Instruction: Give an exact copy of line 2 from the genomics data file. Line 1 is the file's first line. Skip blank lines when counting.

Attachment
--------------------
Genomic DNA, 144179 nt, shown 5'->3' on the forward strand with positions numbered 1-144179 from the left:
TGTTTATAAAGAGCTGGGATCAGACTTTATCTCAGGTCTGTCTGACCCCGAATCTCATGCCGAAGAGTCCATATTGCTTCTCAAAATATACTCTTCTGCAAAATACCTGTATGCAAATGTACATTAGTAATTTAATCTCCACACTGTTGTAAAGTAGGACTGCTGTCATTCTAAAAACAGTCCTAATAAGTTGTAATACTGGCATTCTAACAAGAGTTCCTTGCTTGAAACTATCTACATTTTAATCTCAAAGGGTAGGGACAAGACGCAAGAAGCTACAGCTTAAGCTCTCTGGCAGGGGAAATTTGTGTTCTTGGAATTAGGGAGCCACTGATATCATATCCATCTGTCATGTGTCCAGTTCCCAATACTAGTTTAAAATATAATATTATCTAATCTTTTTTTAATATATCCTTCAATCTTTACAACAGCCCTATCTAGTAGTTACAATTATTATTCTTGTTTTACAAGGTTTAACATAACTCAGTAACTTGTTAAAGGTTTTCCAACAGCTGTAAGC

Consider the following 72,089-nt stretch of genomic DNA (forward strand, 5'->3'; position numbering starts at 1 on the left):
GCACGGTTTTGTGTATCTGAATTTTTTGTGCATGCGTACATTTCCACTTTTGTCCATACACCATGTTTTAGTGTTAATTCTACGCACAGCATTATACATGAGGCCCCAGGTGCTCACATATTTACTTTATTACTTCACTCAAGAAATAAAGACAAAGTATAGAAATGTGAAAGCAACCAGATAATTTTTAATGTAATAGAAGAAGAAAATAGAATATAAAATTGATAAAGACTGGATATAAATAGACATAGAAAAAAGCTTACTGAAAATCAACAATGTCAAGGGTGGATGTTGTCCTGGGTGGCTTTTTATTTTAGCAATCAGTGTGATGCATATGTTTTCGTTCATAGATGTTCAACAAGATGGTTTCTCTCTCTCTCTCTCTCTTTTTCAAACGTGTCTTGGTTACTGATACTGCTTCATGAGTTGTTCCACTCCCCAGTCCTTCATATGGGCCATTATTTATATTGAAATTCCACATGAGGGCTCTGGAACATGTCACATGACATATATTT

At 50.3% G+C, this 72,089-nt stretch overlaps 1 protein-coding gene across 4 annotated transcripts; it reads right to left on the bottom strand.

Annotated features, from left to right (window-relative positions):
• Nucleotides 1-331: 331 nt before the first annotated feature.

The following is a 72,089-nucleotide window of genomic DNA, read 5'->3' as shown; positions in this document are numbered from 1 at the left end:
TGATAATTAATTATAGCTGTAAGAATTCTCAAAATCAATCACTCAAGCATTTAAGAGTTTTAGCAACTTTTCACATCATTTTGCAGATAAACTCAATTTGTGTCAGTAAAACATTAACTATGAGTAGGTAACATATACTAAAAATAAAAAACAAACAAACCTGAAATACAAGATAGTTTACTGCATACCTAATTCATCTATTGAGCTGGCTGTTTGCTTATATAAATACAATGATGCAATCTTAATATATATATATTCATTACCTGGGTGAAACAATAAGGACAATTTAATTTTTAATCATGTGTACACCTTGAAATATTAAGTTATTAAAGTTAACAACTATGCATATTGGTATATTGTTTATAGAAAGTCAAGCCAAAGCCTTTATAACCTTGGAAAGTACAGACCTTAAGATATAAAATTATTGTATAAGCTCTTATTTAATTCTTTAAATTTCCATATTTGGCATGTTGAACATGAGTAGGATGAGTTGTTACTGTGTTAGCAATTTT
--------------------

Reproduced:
TGTTTATAAAGAGCTGGGATCAGACTTTATCTCAGGTCTGTCTGACCCCGAATCTCATGCCGAAGAGTCCATATTGCTTCTCAAAATATACTCTTCTGCAAAATACCTGTATGCAAATGTACATTAGTAATTTAATCTCCACACTGTTGTAAAGTAGGACTGCTGTCATTCTAAAAACAGTCCTAATAAGTTGTAATACTGGCATTCTAACAAGAGTTCCTTGCTTGAAACTATCTACATTTTAATCTCAAAGGGTAGGGACAAGACGCAAGAAGCTACAGCTTAAGCTCTCTGGCAGGGGAAATTTGTGTTCTTGGAATTAGGGAGCCACTGATATCATATCCATCTGTCATGTGTCCAGTTCCCAATACTAGTTTAAAATATAATATTATCTAATCTTTTTTTAATATATCCTTCAATCTTTACAACAGCCCTATCTAGTAGTTACAATTATTATTCTTGTTTTACAAGGTTTAACATAACTCAGTAACTTGTTAAAGGTTTTCCAACAGCTGTAAGC